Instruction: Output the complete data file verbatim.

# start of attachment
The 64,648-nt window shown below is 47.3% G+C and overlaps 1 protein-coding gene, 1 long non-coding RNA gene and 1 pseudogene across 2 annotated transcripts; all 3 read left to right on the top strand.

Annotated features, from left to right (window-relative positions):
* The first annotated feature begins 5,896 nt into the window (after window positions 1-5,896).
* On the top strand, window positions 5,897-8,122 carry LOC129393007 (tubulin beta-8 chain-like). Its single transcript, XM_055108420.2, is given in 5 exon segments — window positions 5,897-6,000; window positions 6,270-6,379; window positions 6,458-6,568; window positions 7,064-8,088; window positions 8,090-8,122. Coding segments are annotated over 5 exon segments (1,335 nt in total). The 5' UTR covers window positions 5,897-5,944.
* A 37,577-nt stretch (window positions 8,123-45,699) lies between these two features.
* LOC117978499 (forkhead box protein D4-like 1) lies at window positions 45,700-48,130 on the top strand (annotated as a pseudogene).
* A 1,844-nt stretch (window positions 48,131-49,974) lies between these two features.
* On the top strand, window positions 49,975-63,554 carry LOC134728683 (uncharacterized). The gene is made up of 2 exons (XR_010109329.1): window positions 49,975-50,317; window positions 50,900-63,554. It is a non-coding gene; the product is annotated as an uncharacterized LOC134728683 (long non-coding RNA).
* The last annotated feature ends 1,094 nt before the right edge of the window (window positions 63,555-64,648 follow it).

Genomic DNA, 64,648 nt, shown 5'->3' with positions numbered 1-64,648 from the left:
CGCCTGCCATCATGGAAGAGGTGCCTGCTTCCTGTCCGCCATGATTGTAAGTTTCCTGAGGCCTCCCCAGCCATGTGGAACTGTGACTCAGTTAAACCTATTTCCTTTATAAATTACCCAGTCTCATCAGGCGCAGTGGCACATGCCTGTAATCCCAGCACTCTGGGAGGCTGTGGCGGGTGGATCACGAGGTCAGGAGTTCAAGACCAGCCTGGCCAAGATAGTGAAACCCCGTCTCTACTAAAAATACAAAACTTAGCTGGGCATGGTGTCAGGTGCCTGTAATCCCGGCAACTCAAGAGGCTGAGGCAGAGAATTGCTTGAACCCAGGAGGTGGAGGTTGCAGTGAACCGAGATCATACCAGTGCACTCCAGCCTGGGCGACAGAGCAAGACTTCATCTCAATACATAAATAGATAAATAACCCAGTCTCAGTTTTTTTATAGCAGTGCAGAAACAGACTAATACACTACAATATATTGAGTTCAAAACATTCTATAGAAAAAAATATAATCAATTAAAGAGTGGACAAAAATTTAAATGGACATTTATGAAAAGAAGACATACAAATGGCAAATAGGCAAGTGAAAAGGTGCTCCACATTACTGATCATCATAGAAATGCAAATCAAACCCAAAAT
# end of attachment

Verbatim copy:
The 64,648-nt window shown below is 47.3% G+C and overlaps 1 protein-coding gene, 1 long non-coding RNA gene and 1 pseudogene across 2 annotated transcripts; all 3 read left to right on the top strand.

Annotated features, from left to right (window-relative positions):
* The first annotated feature begins 5,896 nt into the window (after window positions 1-5,896).
* On the top strand, window positions 5,897-8,122 carry LOC129393007 (tubulin beta-8 chain-like). Its single transcript, XM_055108420.2, is given in 5 exon segments — window positions 5,897-6,000; window positions 6,270-6,379; window positions 6,458-6,568; window positions 7,064-8,088; window positions 8,090-8,122. Coding segments are annotated over 5 exon segments (1,335 nt in total). The 5' UTR covers window positions 5,897-5,944.
* A 37,577-nt stretch (window positions 8,123-45,699) lies between these two features.
* LOC117978499 (forkhead box protein D4-like 1) lies at window positions 45,700-48,130 on the top strand (annotated as a pseudogene).
* A 1,844-nt stretch (window positions 48,131-49,974) lies between these two features.
* On the top strand, window positions 49,975-63,554 carry LOC134728683 (uncharacterized). The gene is made up of 2 exons (XR_010109329.1): window positions 49,975-50,317; window positions 50,900-63,554. It is a non-coding gene; the product is annotated as an uncharacterized LOC134728683 (long non-coding RNA).
* The last annotated feature ends 1,094 nt before the right edge of the window (window positions 63,555-64,648 follow it).

Genomic DNA, 64,648 nt, shown 5'->3' with positions numbered 1-64,648 from the left:
CGCCTGCCATCATGGAAGAGGTGCCTGCTTCCTGTCCGCCATGATTGTAAGTTTCCTGAGGCCTCCCCAGCCATGTGGAACTGTGACTCAGTTAAACCTATTTCCTTTATAAATTACCCAGTCTCATCAGGCGCAGTGGCACATGCCTGTAATCCCAGCACTCTGGGAGGCTGTGGCGGGTGGATCACGAGGTCAGGAGTTCAAGACCAGCCTGGCCAAGATAGTGAAACCCCGTCTCTACTAAAAATACAAAACTTAGCTGGGCATGGTGTCAGGTGCCTGTAATCCCGGCAACTCAAGAGGCTGAGGCAGAGAATTGCTTGAACCCAGGAGGTGGAGGTTGCAGTGAACCGAGATCATACCAGTGCACTCCAGCCTGGGCGACAGAGCAAGACTTCATCTCAATACATAAATAGATAAATAACCCAGTCTCAGTTTTTTTATAGCAGTGCAGAAACAGACTAATACACTACAATATATTGAGTTCAAAACATTCTATAGAAAAAAATATAATCAATTAAAGAGTGGACAAAAATTTAAATGGACATTTATGAAAAGAAGACATACAAATGGCAAATAGGCAAGTGAAAAGGTGCTCCACATTACTGATCATCATAGAAATGCAAATCAAACCCAAAAT